On Pellow's return to Europe after his escape, he was met with misunderstanding and confusion, unlike some scholars seem to think. Pellow was no longer the English man that he remembers, before arriving on English soil Pellow was viewed suspiciously. When his boat was travelling to port he recalls, "I was denied by the Sentinels, telling me that till they had Orders for my so doing, they would not suffer any Moor to land: Moor! said I, you are very much mistaken in that, for I am as good a Christian (though I am dressed in the Moorish Garb) as any of you all" (4). Like other captives, Pellow found it hard to re-adjust on coming home. His overall appearance would have been so shocking that even his parents did not recognise him when he arrived. Still it is thought by some scholars "Under the circumstances, enslaved people in the Islamic lands had far greater opportunities for integration into mainstream society" (4). This being an obvious misunderstanding by the clear evidence that Pellow, a devout Christian and Englishman himself had difficulties in convincing his loyalty to his home country upon returning.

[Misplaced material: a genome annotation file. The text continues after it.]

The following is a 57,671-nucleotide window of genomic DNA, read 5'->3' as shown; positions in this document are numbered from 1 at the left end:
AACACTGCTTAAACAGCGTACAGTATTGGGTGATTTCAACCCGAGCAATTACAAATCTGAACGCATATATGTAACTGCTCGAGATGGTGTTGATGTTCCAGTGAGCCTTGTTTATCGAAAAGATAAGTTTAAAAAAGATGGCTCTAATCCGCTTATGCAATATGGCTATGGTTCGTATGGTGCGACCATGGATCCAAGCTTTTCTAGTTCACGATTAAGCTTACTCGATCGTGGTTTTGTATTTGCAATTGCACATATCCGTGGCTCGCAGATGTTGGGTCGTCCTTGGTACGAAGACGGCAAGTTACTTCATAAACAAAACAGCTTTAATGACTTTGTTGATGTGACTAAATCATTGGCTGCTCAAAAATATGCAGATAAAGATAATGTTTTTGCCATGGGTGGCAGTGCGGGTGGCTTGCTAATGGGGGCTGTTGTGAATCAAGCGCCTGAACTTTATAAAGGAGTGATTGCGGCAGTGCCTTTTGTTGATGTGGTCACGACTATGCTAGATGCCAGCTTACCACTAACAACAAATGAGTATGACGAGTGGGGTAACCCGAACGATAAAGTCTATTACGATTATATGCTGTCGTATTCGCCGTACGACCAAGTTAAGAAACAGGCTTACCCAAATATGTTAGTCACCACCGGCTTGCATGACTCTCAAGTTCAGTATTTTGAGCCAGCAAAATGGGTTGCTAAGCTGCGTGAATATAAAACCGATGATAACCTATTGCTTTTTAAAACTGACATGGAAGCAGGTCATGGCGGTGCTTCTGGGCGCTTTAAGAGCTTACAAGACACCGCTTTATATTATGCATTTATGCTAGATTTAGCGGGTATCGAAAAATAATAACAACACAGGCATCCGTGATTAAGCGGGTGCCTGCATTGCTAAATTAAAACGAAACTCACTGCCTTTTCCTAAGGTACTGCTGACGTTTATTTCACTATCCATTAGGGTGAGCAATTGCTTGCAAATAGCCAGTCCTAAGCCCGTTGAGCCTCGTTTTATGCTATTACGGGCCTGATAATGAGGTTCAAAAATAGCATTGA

Pellow's Return Home[edit]

After his years as a slave had finally come to an end, Pellow was faced with the daunting task of finding his way home to Penryn, England. He managed to secure himself passage aboard a ship bound for Gibraltar but once the ship had docked, Pellow was forbidden to go ashore. Pellow's attire, tanned skin, and thick beard (which was considered a symbol of masculinity in Islamic culture), caused the harbor guards to mistake Pellow for a Moor, whom were not allowed to set foot upon English soil. Pellow called out to them to convince them he was as much a Christian man as them. The guards did not believe Pellow until his identity was at last verified. Once the confusion was cleared up, Pellow was able to leave the ship. While Pellow was still in Gibraltar he found himself being paranoid of being taken back to Morocco. A man named Mr. Abramico had been threatening to take Pellow back to Barbary. Pellow then physically assaulted Mr. Abramico in the street before some of his friends convinced him to stop the attack. [3] A few days later he found himself a ship bound for London and managed to secure himself a ride. After his brief stint in London, Pellow made multiple trips to eventually find his way back to Penryn.